I found a similar story with cam grinding. There are two in the country, one is the good oil but heading down the very same path as the diff lapping shop. He told me ontop of his work load the competition provides so much work for him he has a 4 to 5 month wait nowadays, but it's all being let go. Again if I was 30 I reckon it too would be great opportunity.
So it's looking like new will be the only option moving forward. From where who knows but think Australia takes another hit in being self reliant, let alone skill less. Perhaps the person who bought the gleason machine will re appear. I would think however these stories repeat themselves everywhere through out the skills bank.
Yes, I ponder all the skills that have slipped away around sword making for instance, or horse and coach perhaps, steam; old cars may be just another in part making way for electric or what's next.
Guess there will always be interest in old things to some part, but whether there is enough to keep skills is another question.
Young males appear to be interested in little beside gaming, or easy money putting something meaningless on the net (not my post of corse). But if they could join the dots between the internet and skills, freight will do the rest as there is plenty of money around.
Sadly the ones without the money, often with the skills, will slip away alongside warning interest.
Guess in some ways my clumsy build thread is my contribution to encourage others who have little in the bag to have a go. And one with skills to come forward.
Clubs are good but sometimes not close or 24/7, the internet can be. Most people want to share their wins or knowledge I have found.
Anyway back to the good stuff. I needed more bench space to set up this Cadmium dip. So my trusty timber bench got superseded with this beauty. Weld up a few holes in the top, clean and paint and its solid as a rock ready to work again. Trouble is I now have tools galore, furthermore they are worth little to sell. So thinking a bench set and a workshop floor set. I recall as a teenager always needing "that" spanner left under the car or up at the bench, but it was never where you were. You watch it still won't. I'll put a lower shelf on as it also came with a hand full of 1" drive sockets and breaker bar. I have some power tools and what nots that need a home also. But not bad for $330 I reckon.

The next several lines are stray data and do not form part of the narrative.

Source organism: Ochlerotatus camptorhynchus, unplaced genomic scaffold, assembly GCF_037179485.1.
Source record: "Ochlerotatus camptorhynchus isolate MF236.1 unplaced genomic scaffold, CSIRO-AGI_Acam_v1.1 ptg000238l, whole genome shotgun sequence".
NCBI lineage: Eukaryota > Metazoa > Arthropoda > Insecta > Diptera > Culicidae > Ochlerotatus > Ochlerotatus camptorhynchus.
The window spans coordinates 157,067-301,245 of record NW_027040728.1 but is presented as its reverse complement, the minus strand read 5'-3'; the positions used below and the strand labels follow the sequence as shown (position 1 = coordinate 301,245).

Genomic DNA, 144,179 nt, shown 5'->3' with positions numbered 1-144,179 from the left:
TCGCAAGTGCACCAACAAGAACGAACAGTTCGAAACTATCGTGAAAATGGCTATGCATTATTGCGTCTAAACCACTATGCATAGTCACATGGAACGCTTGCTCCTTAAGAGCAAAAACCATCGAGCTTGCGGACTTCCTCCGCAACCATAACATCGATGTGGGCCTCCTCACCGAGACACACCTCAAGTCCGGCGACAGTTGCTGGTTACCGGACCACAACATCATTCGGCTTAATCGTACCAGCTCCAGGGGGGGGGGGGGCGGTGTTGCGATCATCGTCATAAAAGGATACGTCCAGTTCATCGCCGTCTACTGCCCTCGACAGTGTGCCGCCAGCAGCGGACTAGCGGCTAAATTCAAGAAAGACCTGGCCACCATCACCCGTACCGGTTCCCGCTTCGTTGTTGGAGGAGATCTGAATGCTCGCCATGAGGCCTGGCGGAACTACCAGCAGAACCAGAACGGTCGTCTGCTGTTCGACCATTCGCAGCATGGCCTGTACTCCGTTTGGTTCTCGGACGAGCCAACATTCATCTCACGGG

And hows this for a nice bit of kit. V-twin, two bearing cam, 4 piston motor with bearings, intercoolers and after cooler, safety pressure valves every where it counts. Just run in being 2003 vintage with no oil or air leaks. Has to be one the better looking compressors if not a well thought out one. Royce brand, bit quirky. But can easily supply 6-700LPM to run the sandblaster at 100psi. I'll give it a paint and service while waiting for the blasting cabinet to show.
Yes have to admit when I saw it I thought ooo its big. Sort of came about reading a few forums on various types of blasting, there was more than one talking about making the mistake of thinking a single phase compressor will get the job done. I know from spray painting its most annoying when the compressor runs out of puff. So at $550 it was a no brainer. I tried for one in the diff lapping shop which was 300lt storage but not as flash. Glad that didn't happen actually as the tank was also narrower and longer, they take up enough space as it is.
We started it up yesterday, and the father in law produced a loco whistle that has not blown in 60 years. Well this ol compressor put a big smile on an old boys face as it blew it with ease. Just about sent me deaf though.
Amongst xmas, holidays, tornados, floods, weeks without power and a whole lot more I finally got the lump compressor into position. Built the blast cabinet and now just working on 3 phase power to run the show.
In the mean time I bought my acids and neutralisers for the block and a little camera on a feed line that works very similar to a colonoscopy. Works well but creates huge files that even compressed are still huge, difficult to transfer and basically stuck in the phone, so not so great after all.
I discovered looking down the water gallery all is not well even after the block had been cleaned at the engine rebuilders hot caustic bath. This greasy dirt was gathered at the end of the gallery for most part. I guess it gets compressed down there via water pressure, with the other derby making its way around the block. The first pile fell out when tapped on the bench, the second pile required teasing with wire from both ends. The intriguing part in the second pile there were 3 bits of crap that looked like concrete and as hard came out. The other intriguing part will be me learning how to braise up the first gallery hole to increased flow through the rest.